Getting Beyond the Medium Presented at EMS05, University of McGill, Montreal, Canada, October 2005

This paper addresses the issues of terminology and aesthetic diversity in the field of electroacoustic music. The definition of music through a term that is rooted in the medium rather than aesthetic considerations can hamper the way in which a music can be viewed and studied. Time and time again in electroacoustic musics the medium is used to 'define' the music. For example, tape music, computer music, multimedia, and digital music have all crept in to the broader canon of electroacoustic terminology. Furthermore, looking at musical genres that have their roots in popular music, and have, in some quarters, been accepted under the umbrella term electroacoustic music, there are also a large number of terms that derive from the medium: for example, electronica, electro, and laptronica. Such generic terms offer very little insight into the underlying aesthetics of electroacoustic musics.

If we look historically at the use of terminology in music a clear pattern emerges. When a new technology, which, for example, may be an instrument, is introduced, metaphorically speaking the medium shines very bright. But as a medium or technology are superseded by other new media, the importance and relevance of medium begin to fade. It is the 'message' independent of the medium that gains in importance with the passing of time. This is also reflected in the current trends of electroacoustic musics where, from a large percentage of initial terminology derived from the medium, there is a divergence toward more aesthetically driven terminology. For example, the term 'acousmatic', the usage of which has been gathering momentum since the 1970s, was introduced for the reason that the existing terminology of electroacoustic music had become out grown. This is shown in the willingness of many composers, for example, such as François Bayle, to be identified with a distinct musical genre of which the principles and terminology of the music are based in aesthetics. Furthermore, the term 'lowercase' sound/music, a term associated with the minimalist artist Steve Roden, is a good example of new terminology that crosses boundaries set by medium. The quiet, introspective, micro gesture, non-goal orientated aesthetics of lowercase music may apply to, or encompass many electroacoustic musics. The clear aesthetics of lowercase music are formed by the music's characteristics rather than the technique or technology used in its creation. Therefore, one might find such characteristics in a piece carelessly termed 'computer' music or 'soundscape' composition.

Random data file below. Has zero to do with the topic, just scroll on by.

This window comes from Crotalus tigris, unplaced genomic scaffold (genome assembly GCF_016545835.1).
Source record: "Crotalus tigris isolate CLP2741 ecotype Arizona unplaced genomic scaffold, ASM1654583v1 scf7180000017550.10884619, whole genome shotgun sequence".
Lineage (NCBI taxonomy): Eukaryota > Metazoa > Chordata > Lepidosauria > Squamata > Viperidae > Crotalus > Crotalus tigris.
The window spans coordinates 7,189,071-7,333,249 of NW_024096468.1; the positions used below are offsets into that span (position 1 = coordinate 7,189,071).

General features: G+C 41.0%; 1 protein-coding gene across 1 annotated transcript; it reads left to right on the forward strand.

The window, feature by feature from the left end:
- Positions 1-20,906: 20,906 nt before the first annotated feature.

This paper, as well as offering views on why the medium has been given such importance in the field of electroacoustic musics, will also discuss the idea that the 'medium' alludes to an objective 'place' and fails to recognise a whole subjective musical world with aesthetic diversity based around the artist or musician. At the root of this is the notion that when confronted with the use of new technology for creating music, musicians will in time seek to find a musical 'personality' which inherently seeks to progress beyond the medium. To conclude, this paper suggests that the development of electroacoustic music studies is dependent on getting beyond the medium, not only in the terms of the terminology, but also in the underlying principles of the music.